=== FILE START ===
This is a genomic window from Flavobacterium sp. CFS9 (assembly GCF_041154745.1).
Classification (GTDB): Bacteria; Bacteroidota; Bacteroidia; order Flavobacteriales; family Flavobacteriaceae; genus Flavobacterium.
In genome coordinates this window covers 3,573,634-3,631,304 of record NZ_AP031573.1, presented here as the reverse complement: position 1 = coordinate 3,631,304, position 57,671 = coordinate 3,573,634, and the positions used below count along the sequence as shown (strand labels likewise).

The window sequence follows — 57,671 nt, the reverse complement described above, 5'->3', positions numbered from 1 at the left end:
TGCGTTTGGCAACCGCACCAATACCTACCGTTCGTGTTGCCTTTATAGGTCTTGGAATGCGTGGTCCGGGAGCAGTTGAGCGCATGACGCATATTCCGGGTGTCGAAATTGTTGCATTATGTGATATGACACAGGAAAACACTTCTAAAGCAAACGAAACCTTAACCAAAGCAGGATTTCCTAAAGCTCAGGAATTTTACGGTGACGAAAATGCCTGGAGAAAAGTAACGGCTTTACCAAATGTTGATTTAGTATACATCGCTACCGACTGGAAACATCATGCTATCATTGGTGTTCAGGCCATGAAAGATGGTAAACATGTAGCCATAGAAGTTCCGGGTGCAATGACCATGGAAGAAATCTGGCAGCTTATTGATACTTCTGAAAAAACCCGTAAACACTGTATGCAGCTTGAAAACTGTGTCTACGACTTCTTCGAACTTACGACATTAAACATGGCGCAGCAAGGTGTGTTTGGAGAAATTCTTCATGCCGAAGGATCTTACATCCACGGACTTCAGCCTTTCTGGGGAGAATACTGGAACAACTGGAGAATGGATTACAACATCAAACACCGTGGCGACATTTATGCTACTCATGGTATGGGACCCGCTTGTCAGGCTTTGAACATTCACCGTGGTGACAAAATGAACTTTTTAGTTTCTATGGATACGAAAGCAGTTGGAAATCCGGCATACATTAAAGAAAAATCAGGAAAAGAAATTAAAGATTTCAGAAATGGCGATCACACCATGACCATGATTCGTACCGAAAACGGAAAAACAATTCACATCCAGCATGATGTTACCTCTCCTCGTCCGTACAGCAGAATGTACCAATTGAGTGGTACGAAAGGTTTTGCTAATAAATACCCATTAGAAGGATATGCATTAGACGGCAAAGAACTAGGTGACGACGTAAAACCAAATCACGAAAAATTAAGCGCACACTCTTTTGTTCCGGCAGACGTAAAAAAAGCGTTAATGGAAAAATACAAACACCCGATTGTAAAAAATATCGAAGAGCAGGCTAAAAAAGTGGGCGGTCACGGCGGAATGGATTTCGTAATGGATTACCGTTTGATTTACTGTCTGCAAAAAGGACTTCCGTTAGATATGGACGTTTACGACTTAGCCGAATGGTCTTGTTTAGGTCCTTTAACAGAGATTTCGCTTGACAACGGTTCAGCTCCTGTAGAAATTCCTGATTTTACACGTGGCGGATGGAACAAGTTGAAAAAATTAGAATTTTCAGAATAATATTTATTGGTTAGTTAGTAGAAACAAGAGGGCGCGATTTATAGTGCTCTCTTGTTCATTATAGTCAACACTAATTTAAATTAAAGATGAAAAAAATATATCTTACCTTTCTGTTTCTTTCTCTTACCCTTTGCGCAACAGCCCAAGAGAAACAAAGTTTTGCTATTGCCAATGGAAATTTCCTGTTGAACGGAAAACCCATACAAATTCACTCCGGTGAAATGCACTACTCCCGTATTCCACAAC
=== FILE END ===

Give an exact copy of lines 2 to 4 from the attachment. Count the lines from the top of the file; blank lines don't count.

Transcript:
Classification (GTDB): Bacteria; Bacteroidota; Bacteroidia; order Flavobacteriales; family Flavobacteriaceae; genus Flavobacterium.
In genome coordinates this window covers 3,573,634-3,631,304 of record NZ_AP031573.1, presented here as the reverse complement: position 1 = coordinate 3,631,304, position 57,671 = coordinate 3,573,634, and the positions used below count along the sequence as shown (strand labels likewise).

The window sequence follows — 57,671 nt, the reverse complement described above, 5'->3', positions numbered from 1 at the left end: